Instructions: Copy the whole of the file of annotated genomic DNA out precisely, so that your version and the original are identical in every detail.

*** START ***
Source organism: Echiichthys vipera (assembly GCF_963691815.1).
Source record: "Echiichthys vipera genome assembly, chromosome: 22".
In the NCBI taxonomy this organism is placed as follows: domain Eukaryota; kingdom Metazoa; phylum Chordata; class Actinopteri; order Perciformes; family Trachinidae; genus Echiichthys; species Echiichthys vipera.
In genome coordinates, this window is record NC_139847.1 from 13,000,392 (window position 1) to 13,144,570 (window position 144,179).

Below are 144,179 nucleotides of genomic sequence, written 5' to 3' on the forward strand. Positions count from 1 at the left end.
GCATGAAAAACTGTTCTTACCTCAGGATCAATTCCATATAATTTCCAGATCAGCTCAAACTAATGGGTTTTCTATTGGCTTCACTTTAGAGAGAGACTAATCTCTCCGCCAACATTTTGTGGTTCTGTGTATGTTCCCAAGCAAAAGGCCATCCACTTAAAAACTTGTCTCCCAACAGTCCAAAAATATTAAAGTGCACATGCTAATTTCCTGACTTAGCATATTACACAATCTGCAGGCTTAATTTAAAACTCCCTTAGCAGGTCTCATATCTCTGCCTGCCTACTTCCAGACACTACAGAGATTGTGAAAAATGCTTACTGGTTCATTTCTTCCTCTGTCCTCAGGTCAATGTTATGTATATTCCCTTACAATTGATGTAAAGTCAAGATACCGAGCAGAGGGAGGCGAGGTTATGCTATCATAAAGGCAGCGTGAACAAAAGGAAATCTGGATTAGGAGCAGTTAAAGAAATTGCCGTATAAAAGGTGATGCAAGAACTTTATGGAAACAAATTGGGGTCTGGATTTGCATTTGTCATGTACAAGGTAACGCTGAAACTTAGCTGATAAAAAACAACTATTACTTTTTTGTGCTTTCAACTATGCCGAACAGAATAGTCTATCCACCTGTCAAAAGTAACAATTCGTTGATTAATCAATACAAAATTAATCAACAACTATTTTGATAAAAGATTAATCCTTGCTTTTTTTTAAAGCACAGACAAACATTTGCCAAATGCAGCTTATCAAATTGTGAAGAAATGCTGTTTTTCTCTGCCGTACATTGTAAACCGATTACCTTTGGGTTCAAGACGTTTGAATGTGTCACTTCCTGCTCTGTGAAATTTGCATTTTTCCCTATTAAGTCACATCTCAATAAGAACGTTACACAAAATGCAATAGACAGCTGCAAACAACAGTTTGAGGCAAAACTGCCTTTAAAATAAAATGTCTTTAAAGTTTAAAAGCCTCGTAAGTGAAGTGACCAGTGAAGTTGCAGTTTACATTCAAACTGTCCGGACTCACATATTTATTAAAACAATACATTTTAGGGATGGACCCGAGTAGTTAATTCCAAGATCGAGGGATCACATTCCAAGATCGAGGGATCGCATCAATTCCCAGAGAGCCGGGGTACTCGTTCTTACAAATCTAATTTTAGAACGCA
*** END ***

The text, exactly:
Source organism: Echiichthys vipera (assembly GCF_963691815.1).
Source record: "Echiichthys vipera genome assembly, chromosome: 22".
In the NCBI taxonomy this organism is placed as follows: domain Eukaryota; kingdom Metazoa; phylum Chordata; class Actinopteri; order Perciformes; family Trachinidae; genus Echiichthys; species Echiichthys vipera.
In genome coordinates, this window is record NC_139847.1 from 13,000,392 (window position 1) to 13,144,570 (window position 144,179).

Below are 144,179 nucleotides of genomic sequence, written 5' to 3' on the forward strand. Positions count from 1 at the left end.
GCATGAAAAACTGTTCTTACCTCAGGATCAATTCCATATAATTTCCAGATCAGCTCAAACTAATGGGTTTTCTATTGGCTTCACTTTAGAGAGAGACTAATCTCTCCGCCAACATTTTGTGGTTCTGTGTATGTTCCCAAGCAAAAGGCCATCCACTTAAAAACTTGTCTCCCAACAGTCCAAAAATATTAAAGTGCACATGCTAATTTCCTGACTTAGCATATTACACAATCTGCAGGCTTAATTTAAAACTCCCTTAGCAGGTCTCATATCTCTGCCTGCCTACTTCCAGACACTACAGAGATTGTGAAAAATGCTTACTGGTTCATTTCTTCCTCTGTCCTCAGGTCAATGTTATGTATATTCCCTTACAATTGATGTAAAGTCAAGATACCGAGCAGAGGGAGGCGAGGTTATGCTATCATAAAGGCAGCGTGAACAAAAGGAAATCTGGATTAGGAGCAGTTAAAGAAATTGCCGTATAAAAGGTGATGCAAGAACTTTATGGAAACAAATTGGGGTCTGGATTTGCATTTGTCATGTACAAGGTAACGCTGAAACTTAGCTGATAAAAAACAACTATTACTTTTTTGTGCTTTCAACTATGCCGAACAGAATAGTCTATCCACCTGTCAAAAGTAACAATTCGTTGATTAATCAATACAAAATTAATCAACAACTATTTTGATAAAAGATTAATCCTTGCTTTTTTTTAAAGCACAGACAAACATTTGCCAAATGCAGCTTATCAAATTGTGAAGAAATGCTGTTTTTCTCTGCCGTACATTGTAAACCGATTACCTTTGGGTTCAAGACGTTTGAATGTGTCACTTCCTGCTCTGTGAAATTTGCATTTTTCCCTATTAAGTCACATCTCAATAAGAACGTTACACAAAATGCAATAGACAGCTGCAAACAACAGTTTGAGGCAAAACTGCCTTTAAAATAAAATGTCTTTAAAGTTTAAAAGCCTCGTAAGTGAAGTGACCAGTGAAGTTGCAGTTTACATTCAAACTGTCCGGACTCACATATTTATTAAAACAATACATTTTAGGGATGGACCCGAGTAGTTAATTCCAAGATCGAGGGATCACATTCCAAGATCGAGGGATCGCATCAATTCCCAGAGAGCCGGGGTACTCGTTCTTACAAATCTAATTTTAGAACGCA